Another less popular screwball system was proposed by the Frenchman Vuillier in 1927 and was called the Dosage System. Its main feature was to take the pedigrees of great horses and calculate the percentage of blood of each of its famous ancestors and breed future winners by the simple process of duplicating these percentages.
A third popular system is that of "nicks," a theory which claims that certain crosses produce more and better winners than equally good animals mated in other ways. One of the more famous ones is that of Fair Play sires with Rock Sand mares. Of course good horses came from these matings; but so did poor ones which are less easily remembered. Before long some bright light will probably start spouting off about the wonders of the cross of Heliopolis with Bull Dog mares. But before we accept this it is well to recall a few additional facts. Heliopolis is a great horse, the son of a famous sire. He has produced top colts from an assortment of good mares. Bull Dog was a good race horse and stands today at or near the top as a sire of winners and dams of winners. His mares were one of the finest collections in the world. In addition Bull Dog is the son of the immortal Teddy and the full brother of Sir Galahad III and of Quatre Bras II. Any stallion which would fail to produce good horses from mares of this direct lineage should rightly be classed as a failure. There is no harm in trying nicks if other factors are not ignored. The best nick would be to mate a leading sire with a mare of proven producing worth.
Only a few scientific studies have been made to determine the actual value of a pedigree. One of the most comprehensive of these was done by Dr. Dewey G. Steele of the University of Kentucky. Thoroughbred stakes winners of 1935-1940, and arbitrarily chosen horses that failed to make a good record during the same years. The "poors" were the horses who finished last in their races, exclusive of accident and breakdown, using a predetermined sampling system of races held on cetain days through the season. All of these pedigrees were broken down into the percentage of blood of each of the famous male lines such as Domino, St. Simon, Bend Or, Isonomy, Galopin, Hampton, Hermit, Eclipse, Herod and Matchem. It was amazing to see how little was the variation between the pedigree percentages of the winners and the "poors." Dr. Steele remarks, "Minor differences between the superior and the poor horses were hardly consistent enough nor great enough to be of practical significance." Incidentally a similar study of American Saddle Horses showed the same thing in regard to the pedigrees of the top winners and those of average or poor quality.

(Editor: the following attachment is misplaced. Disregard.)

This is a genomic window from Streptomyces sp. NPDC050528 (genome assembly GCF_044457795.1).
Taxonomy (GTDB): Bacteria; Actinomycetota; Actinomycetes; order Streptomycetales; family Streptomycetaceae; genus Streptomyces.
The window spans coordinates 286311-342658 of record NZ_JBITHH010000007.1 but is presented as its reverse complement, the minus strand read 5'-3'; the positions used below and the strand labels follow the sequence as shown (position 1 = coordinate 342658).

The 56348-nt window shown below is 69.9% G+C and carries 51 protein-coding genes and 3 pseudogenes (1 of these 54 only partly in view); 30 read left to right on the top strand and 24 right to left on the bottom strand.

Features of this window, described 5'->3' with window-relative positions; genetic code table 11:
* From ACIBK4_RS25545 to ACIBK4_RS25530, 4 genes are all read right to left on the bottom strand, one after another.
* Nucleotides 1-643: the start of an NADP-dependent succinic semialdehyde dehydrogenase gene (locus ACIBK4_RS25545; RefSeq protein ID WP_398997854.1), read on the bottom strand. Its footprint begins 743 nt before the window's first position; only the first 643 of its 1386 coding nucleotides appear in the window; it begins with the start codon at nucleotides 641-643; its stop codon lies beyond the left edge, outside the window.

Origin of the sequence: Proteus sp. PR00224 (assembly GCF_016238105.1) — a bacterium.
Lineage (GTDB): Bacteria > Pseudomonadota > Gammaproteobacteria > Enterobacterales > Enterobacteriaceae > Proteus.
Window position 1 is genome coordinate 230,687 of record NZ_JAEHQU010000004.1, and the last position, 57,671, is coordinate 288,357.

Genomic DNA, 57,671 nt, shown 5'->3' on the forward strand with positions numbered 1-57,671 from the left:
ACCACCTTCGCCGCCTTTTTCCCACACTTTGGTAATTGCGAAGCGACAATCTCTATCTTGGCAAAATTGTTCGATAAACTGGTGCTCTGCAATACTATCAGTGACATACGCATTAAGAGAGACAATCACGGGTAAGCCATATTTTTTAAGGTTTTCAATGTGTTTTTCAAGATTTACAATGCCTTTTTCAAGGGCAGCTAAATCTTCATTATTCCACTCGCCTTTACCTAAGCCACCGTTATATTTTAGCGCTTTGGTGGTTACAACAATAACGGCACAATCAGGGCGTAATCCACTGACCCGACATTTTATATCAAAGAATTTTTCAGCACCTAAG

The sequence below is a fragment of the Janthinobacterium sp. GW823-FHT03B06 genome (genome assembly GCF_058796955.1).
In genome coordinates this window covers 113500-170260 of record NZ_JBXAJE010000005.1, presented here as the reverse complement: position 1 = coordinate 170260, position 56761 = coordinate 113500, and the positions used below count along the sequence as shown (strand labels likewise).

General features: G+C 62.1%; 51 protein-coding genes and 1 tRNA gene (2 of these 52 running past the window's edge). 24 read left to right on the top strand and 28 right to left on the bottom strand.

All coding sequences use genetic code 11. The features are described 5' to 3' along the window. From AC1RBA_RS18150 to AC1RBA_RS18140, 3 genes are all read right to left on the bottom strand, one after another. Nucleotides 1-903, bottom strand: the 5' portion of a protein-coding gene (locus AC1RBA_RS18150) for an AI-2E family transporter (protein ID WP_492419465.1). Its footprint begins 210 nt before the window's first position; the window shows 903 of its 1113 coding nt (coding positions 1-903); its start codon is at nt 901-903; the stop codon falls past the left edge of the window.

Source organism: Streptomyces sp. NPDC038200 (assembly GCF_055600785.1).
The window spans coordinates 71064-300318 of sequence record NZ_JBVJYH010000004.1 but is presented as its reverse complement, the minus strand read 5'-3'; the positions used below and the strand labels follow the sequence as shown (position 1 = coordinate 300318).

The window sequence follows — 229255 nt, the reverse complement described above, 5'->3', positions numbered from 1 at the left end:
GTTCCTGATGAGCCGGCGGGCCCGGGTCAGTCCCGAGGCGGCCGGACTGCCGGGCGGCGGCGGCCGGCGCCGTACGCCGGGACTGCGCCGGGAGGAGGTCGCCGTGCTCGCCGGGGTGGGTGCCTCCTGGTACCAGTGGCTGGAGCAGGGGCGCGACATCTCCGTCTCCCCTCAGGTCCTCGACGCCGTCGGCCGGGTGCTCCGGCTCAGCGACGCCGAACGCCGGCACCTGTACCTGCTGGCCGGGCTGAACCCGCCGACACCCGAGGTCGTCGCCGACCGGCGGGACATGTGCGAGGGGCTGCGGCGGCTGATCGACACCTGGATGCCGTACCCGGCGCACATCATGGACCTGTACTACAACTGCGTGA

Now that we have dismissed all these common ideas on how winners may be bred, can we find any real guide for our plans? I think that the answer is yes. J. A. Estes has gathered considerable data to prove the contention that high racing class in the immediate ancestors is the best index of probable excellence. For example, the Futurity has been run 56 times, and 22 of its winners, or 39 percent, were the sores and daughters of stakes winning mares. Since there are so few mares of this caliber, the normal expectancy would be nearer 10 percent. A similar study by Robertson of the classic winners in England, showed convincingly that racing class of a dam is indicative of her potential value in the stud. Estes adds, "It is, more specifically, my intention to contend that it costs ten times as much to buy a pedigree without racing class as racing class without a good pedigree, and that these odds are upside down. Class without pedigree is actually a far better risk than pedigree without class. Class with pedigree (if the pedigree is limited to two generations) is of course better than either."